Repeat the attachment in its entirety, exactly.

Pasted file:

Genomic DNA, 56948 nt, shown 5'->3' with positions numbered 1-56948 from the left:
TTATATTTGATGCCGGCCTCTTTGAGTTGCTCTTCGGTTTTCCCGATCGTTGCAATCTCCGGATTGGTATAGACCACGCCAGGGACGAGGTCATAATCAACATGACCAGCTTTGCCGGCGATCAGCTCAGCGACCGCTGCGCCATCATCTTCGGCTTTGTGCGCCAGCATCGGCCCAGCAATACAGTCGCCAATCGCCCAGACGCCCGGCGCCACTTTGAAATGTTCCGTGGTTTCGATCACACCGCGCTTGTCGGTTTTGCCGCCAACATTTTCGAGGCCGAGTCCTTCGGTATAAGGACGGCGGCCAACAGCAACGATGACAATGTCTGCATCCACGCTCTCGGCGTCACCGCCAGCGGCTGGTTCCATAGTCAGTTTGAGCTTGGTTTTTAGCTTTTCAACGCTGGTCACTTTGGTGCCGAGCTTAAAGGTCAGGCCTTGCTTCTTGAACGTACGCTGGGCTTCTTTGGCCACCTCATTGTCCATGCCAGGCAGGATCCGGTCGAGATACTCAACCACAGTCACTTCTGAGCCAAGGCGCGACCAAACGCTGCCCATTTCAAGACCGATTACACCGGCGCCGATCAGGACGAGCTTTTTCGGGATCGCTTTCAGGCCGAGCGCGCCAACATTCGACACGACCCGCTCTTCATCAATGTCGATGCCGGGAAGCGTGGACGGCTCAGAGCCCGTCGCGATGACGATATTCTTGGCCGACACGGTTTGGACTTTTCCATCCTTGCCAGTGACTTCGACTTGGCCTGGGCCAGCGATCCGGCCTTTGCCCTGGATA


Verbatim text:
Genomic DNA, 56948 nt, shown 5'->3' with positions numbered 1-56948 from the left:
TTATATTTGATGCCGGCCTCTTTGAGTTGCTCTTCGGTTTTCCCGATCGTTGCAATCTCCGGATTGGTATAGACCACGCCAGGGACGAGGTCATAATCAACATGACCAGCTTTGCCGGCGATCAGCTCAGCGACCGCTGCGCCATCATCTTCGGCTTTGTGCGCCAGCATCGGCCCAGCAATACAGTCGCCAATCGCCCAGACGCCCGGCGCCACTTTGAAATGTTCCGTGGTTTCGATCACACCGCGCTTGTCGGTTTTGCCGCCAACATTTTCGAGGCCGAGTCCTTCGGTATAAGGACGGCGGCCAACAGCAACGATGACAATGTCTGCATCCACGCTCTCGGCGTCACCGCCAGCGGCTGGTTCCATAGTCAGTTTGAGCTTGGTTTTTAGCTTTTCAACGCTGGTCACTTTGGTGCCGAGCTTAAAGGTCAGGCCTTGCTTCTTGAACGTACGCTGGGCTTCTTTGGCCACCTCATTGTCCATGCCAGGCAGGATCCGGTCGAGATACTCAACCACAGTCACTTCTGAGCCAAGGCGCGACCAAACGCTGCCCATTTCAAGACCGATTACACCGGCGCCGATCAGGACGAGCTTTTTCGGGATCGCTTTCAGGCCGAGCGCGCCAACATTCGACACGACCCGCTCTTCATCAATGTCGATGCCGGGAAGCGTGGACGGCTCAGAGCCCGTCGCGATGACGATATTCTTGGCCGACACGGTTTGGACTTTTCCATCCTTGCCAGTGACTTCGACTTGGCCTGGGCCAGCGATCCGGCCTTTGCCCTGGATA